Cycling: How I got an insiders’ view of the Tour Down Under

By Anne Federowytsch

The lift opened at level three and revealed the lively front desk of the South Australian Tourism Commission’s office. It was the first Monday of the New Year and my first shift as a volunteer for Australia’s biggest cycling event, the Tour Down Under.

I arrived on the dot at 9am and proceeded through to a colourful maze of desks and casually dressed workers who were already busy answering phones and typing away on their computers. It was here that I met Emily, the media monitoring supervisor, and two other volunteers.

For the next four hours I sat at my designated computer slowly sifting through a pile marked ‘National Print’, counting and measuring the space of sponsor mentions, entering the details into a pre-papered Excel spreadsheet, photocopying, and finally filing away the original and photocopied cut.

It was a tedious task, one that was repeated only once during my time as a volunteer, but one that was absolutely crucial to the running of the event. If the sponsors, various councils, and most importantly the South Australian Government didn’t know how much money the TDU was earning, somewhere in the tens of millions, then the event would almost be pointless in their eyes.

Later in the week I made my first appearance at the official TDU Media Centre in the Hilton Hotel. The media volunteering had two parts to it and this branch turned out to be one of the coolest things I’ve ever done.

Located in the Victory Room, the Media Centre was set up as a hub for journalists and photographers throughout the duration of the event. Long tables lined most of the room, with an area set aside for refreshments and leisure, the public relations team and volunteers, and desktop computers for shared internet access.

During the few earlier shifts, before race week, that I was assigned to I completed more menial tasks including running errands to the temporary TDU office upstairs, printing and laminating signs, stuffing plastic lanyard sleeves, answering phones and keeping the place spick and span.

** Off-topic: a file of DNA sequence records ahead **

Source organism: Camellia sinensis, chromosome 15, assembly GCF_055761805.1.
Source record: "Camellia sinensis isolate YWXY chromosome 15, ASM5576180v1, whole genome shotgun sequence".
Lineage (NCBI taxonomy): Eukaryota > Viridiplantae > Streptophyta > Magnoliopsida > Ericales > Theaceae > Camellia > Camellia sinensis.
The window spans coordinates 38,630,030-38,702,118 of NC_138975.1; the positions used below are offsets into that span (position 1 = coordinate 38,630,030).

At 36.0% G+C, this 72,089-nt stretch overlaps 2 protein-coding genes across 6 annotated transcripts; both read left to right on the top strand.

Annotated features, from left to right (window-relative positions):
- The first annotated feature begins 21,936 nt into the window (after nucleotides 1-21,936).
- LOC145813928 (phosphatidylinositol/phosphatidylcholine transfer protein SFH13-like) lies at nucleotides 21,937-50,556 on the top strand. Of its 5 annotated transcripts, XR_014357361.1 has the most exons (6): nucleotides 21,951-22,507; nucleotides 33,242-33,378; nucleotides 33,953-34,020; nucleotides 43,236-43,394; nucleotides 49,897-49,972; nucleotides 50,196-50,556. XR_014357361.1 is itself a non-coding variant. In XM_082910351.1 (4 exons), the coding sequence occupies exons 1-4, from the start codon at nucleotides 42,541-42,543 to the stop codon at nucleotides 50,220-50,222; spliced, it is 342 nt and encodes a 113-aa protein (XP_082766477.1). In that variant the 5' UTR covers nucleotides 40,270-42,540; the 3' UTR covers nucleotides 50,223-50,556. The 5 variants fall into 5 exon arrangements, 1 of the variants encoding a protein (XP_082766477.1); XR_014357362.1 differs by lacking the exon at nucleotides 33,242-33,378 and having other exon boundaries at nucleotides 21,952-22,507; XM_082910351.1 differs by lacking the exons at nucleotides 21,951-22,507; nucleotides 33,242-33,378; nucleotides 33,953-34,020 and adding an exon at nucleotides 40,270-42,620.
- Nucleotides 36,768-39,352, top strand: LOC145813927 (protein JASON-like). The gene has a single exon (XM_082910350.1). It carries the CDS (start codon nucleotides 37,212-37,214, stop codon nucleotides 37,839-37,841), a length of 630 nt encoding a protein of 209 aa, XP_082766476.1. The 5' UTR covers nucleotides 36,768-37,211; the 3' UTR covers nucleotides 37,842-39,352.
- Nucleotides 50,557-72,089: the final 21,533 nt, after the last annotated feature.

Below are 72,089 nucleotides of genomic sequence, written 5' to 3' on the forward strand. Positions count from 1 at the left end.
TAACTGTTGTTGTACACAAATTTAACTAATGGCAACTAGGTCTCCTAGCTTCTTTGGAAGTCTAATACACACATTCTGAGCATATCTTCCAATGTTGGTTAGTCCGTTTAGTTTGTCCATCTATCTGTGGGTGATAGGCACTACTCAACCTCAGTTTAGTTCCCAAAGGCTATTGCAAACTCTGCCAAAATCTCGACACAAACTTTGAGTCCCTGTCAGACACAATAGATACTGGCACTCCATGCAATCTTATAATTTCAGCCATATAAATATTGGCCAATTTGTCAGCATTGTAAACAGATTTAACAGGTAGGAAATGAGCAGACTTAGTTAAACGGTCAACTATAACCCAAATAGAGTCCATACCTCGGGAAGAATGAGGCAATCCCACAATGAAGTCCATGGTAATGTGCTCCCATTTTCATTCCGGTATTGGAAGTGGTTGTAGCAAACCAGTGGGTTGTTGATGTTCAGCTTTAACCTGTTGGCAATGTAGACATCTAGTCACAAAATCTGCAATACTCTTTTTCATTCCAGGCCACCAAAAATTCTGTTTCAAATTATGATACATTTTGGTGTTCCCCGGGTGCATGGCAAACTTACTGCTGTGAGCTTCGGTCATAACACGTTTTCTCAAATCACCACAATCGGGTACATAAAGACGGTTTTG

The first day of racing saw Adelaide’s city streets host the Cancer Classic (staged as a warm-up event and as a means to raise awareness of Cancer). The Media Centre came alive. I began my morning at the Hilton where I received a friendly ‘hello’ from a couple of cyclists, a somewhat invigorating way to start the day, on my way through the lobby to the Media Centre.

By brunch time another volunteer, Erin, and I were given the enjoyable task of jumping into one of the pristine Skoda TDU cars and driving ourselves down to the race circuit to deliver some refreshments to the media areas at the start/finish line. Our excitement grew when we passed security without a hitch and were free to travel around the track albeit at 20 kilometres an hour. Upon our arrival at the start/finish line it was hard not to notice the buzz that was already building for the event. Sound and camera technicians were setting up for the SBS television coverage, Events SA employees were busy ensuring VIP areas were ready to go, and some keen cycling fans had already secured prime viewing positions.